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   All narrowband images can be seen on this page, regardless of type.  Most will be either Diffuse Nebulae, Planetaries, or Miscellaneous, and will also be found on those pages.

   For an excellent description of narrowband imaging, its advantages and disadvantages, and the wide variety of color palettes used, see  Narrowband images are inherently false color, since the filters do not pass the kind of broad spectrum light used in normal vision.  They pass one spectral line, for example, the hydrogen alpha line.  Creating a color picture from a set of narrowband exposures involves some choices.  One of the common choices, called the Hubble palette, assigns Red to SII, Green to H-alpha, and Blue to OIII.  This is in wavelength order but generally produces images that look nothing like normal color images or photographs.  An object we are used to seeing as very red will be bright green using this palette.  Another common choice is the CFHT palette (for Canada-France-Hawaii Telescope).  In this case, Red is assigned to H-alpha, Green to OIII, and Blue to SII.  The colors are not in wavelength order but the results are generally much closer to the familiar appearance.  A third palette, called HOO, uses Red for H-alpha and assigns both Green and Blue to OIII.  It gives pleasing results for many objects, especially planetary nebula.  My exposure times will always be listed in CFHT order (H-alpha, OIII, SII) but I will indicate which palette was used for the image and will show some images in more than one palette.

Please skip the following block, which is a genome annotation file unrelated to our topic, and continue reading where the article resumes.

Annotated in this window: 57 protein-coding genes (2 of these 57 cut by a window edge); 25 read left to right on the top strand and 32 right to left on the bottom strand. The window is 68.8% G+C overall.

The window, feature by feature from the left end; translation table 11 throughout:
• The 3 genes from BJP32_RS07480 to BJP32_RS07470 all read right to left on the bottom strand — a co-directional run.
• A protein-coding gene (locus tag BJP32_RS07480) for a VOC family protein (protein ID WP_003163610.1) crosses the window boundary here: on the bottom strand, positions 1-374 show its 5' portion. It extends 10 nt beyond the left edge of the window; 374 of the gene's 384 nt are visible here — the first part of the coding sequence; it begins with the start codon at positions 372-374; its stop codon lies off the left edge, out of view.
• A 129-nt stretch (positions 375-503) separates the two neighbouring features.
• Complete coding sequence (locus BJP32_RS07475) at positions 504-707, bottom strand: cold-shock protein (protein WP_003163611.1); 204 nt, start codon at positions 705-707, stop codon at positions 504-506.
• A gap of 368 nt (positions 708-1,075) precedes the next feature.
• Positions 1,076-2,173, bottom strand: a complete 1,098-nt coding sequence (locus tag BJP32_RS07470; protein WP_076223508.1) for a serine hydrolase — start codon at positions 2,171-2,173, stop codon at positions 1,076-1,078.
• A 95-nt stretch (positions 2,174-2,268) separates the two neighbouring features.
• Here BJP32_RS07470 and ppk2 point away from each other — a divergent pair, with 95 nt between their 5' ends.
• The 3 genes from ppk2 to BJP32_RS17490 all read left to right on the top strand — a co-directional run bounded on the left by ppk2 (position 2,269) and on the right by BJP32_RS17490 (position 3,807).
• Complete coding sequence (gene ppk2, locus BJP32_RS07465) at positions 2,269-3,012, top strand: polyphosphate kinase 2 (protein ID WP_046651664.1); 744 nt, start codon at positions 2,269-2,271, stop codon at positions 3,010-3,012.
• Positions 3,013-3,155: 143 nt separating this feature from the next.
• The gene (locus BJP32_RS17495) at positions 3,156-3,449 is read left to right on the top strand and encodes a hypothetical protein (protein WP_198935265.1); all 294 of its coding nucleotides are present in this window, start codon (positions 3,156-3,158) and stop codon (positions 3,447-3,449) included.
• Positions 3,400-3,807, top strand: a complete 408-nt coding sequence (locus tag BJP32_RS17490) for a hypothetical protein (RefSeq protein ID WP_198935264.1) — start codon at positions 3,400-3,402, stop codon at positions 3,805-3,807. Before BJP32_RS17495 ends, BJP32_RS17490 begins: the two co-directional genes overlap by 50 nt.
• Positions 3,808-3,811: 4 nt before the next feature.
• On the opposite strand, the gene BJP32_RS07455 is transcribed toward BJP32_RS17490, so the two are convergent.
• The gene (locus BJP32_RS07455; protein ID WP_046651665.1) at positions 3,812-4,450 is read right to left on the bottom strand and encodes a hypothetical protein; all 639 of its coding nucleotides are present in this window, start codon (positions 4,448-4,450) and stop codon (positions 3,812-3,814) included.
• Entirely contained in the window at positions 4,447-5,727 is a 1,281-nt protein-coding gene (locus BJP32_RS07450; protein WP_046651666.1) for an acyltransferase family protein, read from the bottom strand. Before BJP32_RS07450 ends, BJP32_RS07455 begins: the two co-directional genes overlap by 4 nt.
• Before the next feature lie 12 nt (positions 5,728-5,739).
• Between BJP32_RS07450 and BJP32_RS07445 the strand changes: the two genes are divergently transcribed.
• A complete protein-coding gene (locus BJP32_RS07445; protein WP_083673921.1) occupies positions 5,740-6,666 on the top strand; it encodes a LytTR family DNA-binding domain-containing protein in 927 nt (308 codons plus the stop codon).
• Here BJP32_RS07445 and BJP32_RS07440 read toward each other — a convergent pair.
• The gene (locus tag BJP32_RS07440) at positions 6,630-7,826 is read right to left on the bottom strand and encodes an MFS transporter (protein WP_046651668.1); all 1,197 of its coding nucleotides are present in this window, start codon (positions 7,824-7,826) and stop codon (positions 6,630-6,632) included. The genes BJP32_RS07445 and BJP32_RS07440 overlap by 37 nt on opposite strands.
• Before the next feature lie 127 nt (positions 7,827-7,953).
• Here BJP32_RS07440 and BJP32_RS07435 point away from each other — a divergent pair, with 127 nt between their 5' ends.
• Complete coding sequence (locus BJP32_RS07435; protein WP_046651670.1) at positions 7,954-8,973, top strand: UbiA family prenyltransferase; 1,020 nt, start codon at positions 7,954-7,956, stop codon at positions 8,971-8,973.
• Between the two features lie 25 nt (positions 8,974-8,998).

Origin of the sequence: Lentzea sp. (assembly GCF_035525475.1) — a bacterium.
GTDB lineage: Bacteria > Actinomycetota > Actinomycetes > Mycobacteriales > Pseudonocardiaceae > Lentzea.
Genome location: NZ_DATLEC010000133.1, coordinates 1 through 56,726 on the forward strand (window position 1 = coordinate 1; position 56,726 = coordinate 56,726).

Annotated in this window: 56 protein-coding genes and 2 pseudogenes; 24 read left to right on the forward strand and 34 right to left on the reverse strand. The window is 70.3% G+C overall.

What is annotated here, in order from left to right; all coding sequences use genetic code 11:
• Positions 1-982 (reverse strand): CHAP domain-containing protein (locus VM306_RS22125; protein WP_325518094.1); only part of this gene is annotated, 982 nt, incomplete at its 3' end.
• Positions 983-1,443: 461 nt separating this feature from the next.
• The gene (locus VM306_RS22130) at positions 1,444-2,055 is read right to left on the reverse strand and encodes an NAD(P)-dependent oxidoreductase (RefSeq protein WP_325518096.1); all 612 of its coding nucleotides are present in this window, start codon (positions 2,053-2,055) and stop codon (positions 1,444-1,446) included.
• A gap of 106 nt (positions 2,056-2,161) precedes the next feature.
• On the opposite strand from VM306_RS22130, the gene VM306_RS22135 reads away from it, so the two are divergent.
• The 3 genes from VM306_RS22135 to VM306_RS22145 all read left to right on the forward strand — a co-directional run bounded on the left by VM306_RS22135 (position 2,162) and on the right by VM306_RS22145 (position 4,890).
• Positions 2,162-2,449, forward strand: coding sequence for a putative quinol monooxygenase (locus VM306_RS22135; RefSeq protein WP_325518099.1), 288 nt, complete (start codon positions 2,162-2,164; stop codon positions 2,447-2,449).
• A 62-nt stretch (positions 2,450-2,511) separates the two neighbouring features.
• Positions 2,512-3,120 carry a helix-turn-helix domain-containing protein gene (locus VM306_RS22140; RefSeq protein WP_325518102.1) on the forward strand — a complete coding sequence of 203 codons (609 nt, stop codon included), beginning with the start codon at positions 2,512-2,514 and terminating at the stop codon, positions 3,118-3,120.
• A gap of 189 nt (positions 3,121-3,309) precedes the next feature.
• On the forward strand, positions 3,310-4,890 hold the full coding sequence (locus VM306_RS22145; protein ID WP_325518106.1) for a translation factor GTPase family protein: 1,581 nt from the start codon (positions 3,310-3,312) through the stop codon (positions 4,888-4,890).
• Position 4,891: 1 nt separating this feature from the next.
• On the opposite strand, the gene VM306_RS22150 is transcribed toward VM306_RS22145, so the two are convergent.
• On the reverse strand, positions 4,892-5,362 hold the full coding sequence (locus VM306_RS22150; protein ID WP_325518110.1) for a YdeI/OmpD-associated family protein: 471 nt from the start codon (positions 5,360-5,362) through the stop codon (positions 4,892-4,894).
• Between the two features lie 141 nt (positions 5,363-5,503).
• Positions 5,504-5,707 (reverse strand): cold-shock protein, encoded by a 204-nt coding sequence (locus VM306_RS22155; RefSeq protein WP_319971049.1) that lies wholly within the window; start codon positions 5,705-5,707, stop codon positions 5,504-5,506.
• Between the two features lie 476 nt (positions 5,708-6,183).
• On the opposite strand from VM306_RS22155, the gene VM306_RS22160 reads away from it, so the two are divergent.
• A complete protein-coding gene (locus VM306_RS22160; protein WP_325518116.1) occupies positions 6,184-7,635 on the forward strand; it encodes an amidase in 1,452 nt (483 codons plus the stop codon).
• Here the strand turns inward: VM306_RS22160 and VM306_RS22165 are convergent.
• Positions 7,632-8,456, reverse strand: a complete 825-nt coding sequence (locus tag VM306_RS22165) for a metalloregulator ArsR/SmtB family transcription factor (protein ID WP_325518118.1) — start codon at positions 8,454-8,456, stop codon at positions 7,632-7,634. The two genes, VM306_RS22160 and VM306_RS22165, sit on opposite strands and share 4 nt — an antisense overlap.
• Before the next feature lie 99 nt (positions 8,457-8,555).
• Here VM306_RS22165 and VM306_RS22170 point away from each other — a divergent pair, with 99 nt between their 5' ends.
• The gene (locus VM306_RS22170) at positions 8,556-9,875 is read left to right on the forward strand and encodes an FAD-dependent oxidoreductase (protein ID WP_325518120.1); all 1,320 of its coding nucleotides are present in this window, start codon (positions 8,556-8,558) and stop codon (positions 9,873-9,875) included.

NGC 1976 & 1982 (M42 and M43)
                IC 405 (Flaming Star Nebula)                 
                IC 443 (Jellyfish)

LBN 667
Sharpless 2-254, 5, 6, and 7

   Sharpless 2-254, 5, 6, and 7

   10-inch Newtonian, ST2000XM, 70:85:70

   This is a narrowband image, my first in a long time.  It is shown in the CFHT palette.  For an explanation of the various palette choices, see the Narrowband page.

The largest (and faintest) nebula is Sh 2-254, on the right.  Moving left, the larger nebula in the center is Sh 2-255 and the little tuft below it is 2-256.  On the left, the brightest nebula is Sh 2-257.  This one also has an IC designation, 2162.  The group is dominated by H-alpha emission, but there is some significant SII emission and a tiny amount of OIII as well.  The right-hand buttons below will take you to monochrome H-alpha images.  Each of the nebulae has a fairly bright star near the center which provides the energy that stimulates the emission.

 CFHT:   Half          Full              H-alpha:    Half          Full

   IC 443 (Jellyfish)

   10-inch Newtonian, ST2000XM, 110:50:70

   This is a narrowband image of a very faint object.  Its common name (to the extent it has one) is the Jellyfish but I might have named it the Brain.  It did not quite fit into my field but not much is cut off.  The color palette is a custom one as I did not like the results using any of the traditional palettes.  Red is a blend of SII and H-alpha, green a blend of H-alpha and OIII, and blue is all OIII.  IC 443 is a supernova remnant interacting with surrounding molecular clouds.

I've only included half size images because the full sized ones are very grainy.  The H-alpha monochrome image is, for me, more attractive than the color image.

         Half          H-alpha

   IC 405 (Flaming Star Nebula)

   Astro-Tech AT66ED, ST2000XM, NB 120:140 minutes, 73' x 84'